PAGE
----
“Buying Sex Should Not Be Legal”

“I know there are some advocates who argue that women in prostitution sell sex as consenting adults. But those who do are a relatively privileged minority — primarily white, middle-class, Western women in escort agencies — not remotely representative of the global majority. Their right to sell doesn’t trump my right and others’ not to be sold in a trade that preys on women already marginalized by class and race.
The effort to decriminalize the sex trade worldwide is not a progressive movement. Implementing this policy will simply calcify into law men’s entitlement to buy sex, while decriminalizing pimping will protect no one but the pimps…
In New Zealand, where prostitution was decriminalized in 2003, young women in brothels have told me that men now demand more than ever for less than ever. And because the trade is socially sanctioned, there is no incentive for the government to provide exit strategies for those who want to get out of it. These women are trapped.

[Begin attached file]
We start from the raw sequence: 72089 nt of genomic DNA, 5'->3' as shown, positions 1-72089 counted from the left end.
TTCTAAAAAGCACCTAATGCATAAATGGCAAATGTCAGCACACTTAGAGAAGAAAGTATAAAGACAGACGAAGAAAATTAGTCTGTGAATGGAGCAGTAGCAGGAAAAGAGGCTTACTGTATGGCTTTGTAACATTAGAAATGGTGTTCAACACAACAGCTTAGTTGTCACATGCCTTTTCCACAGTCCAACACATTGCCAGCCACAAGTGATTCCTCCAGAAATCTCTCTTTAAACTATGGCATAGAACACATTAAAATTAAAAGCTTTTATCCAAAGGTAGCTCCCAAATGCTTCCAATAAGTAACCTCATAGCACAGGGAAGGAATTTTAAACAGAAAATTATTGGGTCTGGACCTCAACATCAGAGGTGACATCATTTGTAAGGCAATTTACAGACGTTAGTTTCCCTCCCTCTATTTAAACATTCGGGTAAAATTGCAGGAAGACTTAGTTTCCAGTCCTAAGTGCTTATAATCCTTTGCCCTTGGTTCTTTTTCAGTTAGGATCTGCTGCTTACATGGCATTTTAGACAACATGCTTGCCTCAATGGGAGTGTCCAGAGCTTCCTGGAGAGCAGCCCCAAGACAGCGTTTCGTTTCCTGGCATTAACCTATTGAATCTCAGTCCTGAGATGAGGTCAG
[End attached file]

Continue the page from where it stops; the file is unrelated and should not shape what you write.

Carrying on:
There is an alternative: an approach, which originated in Sweden, that has now been adopted by other countries such as Norway, Iceland and Canada and is sometimes called the “Nordic model.”
The concept is simple: Make selling sex legal but buying it illegal — so that women can get help without being arrested, harassed or worse, and the criminal law is used to deter the buyers, because they fuel the market.”

A former child prostitute speaks out.

I feel like I’m encountering lots of stories of people freely entering “sex work” and being made vulnerable by laws, not by clients. But I’m probably hearing these from a distinct minority, and these are the stories that are both unique and non-depressing, so certainly oversampled.

Related: Prostitutes’ right to privacy; An episode of the “Strangers” podcast featuring a sex surrogate

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